• [0056]
    Referring to FIG. 6C, actuation can also be accomplished using one preferably rigid beam 510 that is attached to the modules at different locations. In FIG. 6C, the beam is attached to the modules at location located at one end 534 of the outer modules 502, 522, and at the opposite end 535 of the inner module 504. In this configuration, the two outer beams move in the same direction relative to the inner beam when the actuator is activated. This embodiment requires only one beam and heater, and provides about the same displacement as the embodiment depicted in FIG. 6A. However, for a typical configuration of three modules of Writer-Reader-Writer or Reader-Writer-Reader, the head must be rotated into a different position whenever the tape direction is reversed.
  • [0057]
    The embodiment in FIG. 6C, also shows yet another alternative design for attaching the modules via springs. In this embodiment, the modules may have slots 530 in them and a spring 532 is formed by gluing a preferably metal sheet between the modules and into the two opposing slots. This is yet another example of the many types of springs that could be used for any of these embodiments. In general, any type of springs may be used, as long as it is softer in the direction of intended motion and stiffer in the other directions. Many possibilities exist, as will become apparent to one skilled in the art upon reading the present disclosure.
  • [0058]
    In further embodiments, the teachings herein may be adapted to heads having more than three modules.
  • [0059]
    In one preferred embodiment, depicted in FIGS. 7A and 7B, the actuator 702 includes a hollow frame having at least two arms 704, 706 extending between points of coupling 708, 710 of the actuator to the modules 712, 714. The opening in the frame provides access to the center of the modules for attaching a cable. The springs 716 as depicted are “C” shaped pieces attached to the ends of the modules. Heating elements 718 may be placed on both arms of the frame, such that the two arms can be heated simultaneously and evenly. The actuator in this or any other embodiment can be heated with any number of different techniques, such as passing current through the beam directly, a heating element on the beam, wrapping the beam in current carrying wire, etc. In addition or alternatively, the beam may be cooled using any suitable technique or mechanism, including those listed above.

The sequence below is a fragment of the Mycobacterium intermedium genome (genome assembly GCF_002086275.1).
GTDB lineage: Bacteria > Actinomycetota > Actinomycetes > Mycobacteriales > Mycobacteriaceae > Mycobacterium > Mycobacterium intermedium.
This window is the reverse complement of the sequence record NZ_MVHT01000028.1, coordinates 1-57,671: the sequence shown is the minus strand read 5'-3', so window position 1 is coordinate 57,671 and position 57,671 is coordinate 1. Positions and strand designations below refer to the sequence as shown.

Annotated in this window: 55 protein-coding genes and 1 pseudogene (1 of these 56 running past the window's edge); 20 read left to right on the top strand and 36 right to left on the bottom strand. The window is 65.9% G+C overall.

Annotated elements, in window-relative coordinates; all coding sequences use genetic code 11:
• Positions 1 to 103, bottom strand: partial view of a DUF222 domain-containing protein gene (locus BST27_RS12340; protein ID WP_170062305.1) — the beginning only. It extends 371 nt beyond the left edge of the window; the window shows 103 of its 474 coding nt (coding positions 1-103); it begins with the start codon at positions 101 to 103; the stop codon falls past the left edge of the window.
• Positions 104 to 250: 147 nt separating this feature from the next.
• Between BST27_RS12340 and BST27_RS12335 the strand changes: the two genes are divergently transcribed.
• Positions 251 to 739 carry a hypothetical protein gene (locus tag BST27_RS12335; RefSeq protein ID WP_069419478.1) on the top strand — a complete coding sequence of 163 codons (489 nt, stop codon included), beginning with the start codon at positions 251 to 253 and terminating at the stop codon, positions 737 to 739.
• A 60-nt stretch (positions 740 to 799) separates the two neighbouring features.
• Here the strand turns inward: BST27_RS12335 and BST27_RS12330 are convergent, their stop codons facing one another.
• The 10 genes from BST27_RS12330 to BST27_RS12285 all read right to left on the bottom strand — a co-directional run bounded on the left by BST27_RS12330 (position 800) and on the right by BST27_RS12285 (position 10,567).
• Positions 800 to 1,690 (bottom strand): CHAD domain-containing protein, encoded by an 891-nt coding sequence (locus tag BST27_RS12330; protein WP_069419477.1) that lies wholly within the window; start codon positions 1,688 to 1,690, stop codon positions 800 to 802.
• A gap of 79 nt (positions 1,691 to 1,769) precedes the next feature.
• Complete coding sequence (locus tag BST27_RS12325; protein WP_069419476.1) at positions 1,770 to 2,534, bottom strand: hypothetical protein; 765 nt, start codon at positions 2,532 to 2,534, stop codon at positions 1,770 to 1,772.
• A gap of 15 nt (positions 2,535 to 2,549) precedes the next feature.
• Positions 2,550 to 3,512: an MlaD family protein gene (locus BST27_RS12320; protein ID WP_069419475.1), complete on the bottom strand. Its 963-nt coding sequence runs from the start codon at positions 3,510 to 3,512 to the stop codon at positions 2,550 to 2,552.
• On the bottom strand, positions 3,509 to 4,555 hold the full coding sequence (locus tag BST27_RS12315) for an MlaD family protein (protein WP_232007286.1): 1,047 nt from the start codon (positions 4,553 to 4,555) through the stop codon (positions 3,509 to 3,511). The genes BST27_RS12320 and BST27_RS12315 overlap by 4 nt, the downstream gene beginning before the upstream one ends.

• [0060]
    The effectiveness of this thermal actuator can be increased by selecting a design which minimizes the heat transferred to the modules. In such designs, attachment pins or adhesives may be comprised of a thermally insulating material. Likewise, a method of insulating the beam from the modules, through use of a thermally insulating material at the attachment points may be used in any of the other embodiments. The insulation minimizes heating of the modules and results in a maximal displacement for a given temperature.
  • [0061]
    In yet another embodiment, depicted in FIGS. 8A and 8B, the actuator 802 is comprised of a beam 804 centered between the two modules 806, 808 leaving space for cables one either side of the beam. The ends of the beam are attached to a first end 810 of one of the modules and a second end 812 of the other module (e.g., anywhere in the end region at or near the end face of the respective module). The modules may also have a mechanism for coupling. In FIG. 8A, the coupling mechanism is behind the actuator and is not visible. In FIG. 8B, Z-shaped metal springs are placed between the modules.
  • [0062]
    FIG. 9 depicts a process 900 according to one embodiment. In operation 902, a desired pitch for the transducers is determined. Information previously written on the tape may be used to determine the proper transducer pitch. An exemplary mechanism for establishing the proper pitch is to use the timing interval read by two servo readers to determine the state of the tape, e.g., contracted, expanded or nominal. Although a preferred mode is to use servo data, this is not absolutely required.
  • [0063]
    In operation 904, the head is tilted to achieve the desired pitch, the head having opposing modules generally aligned with each other in a direction of tape travel thereacross, positions of the two modules being fixed relative to each other in every direction of movement except one, each module having an array of the transducers.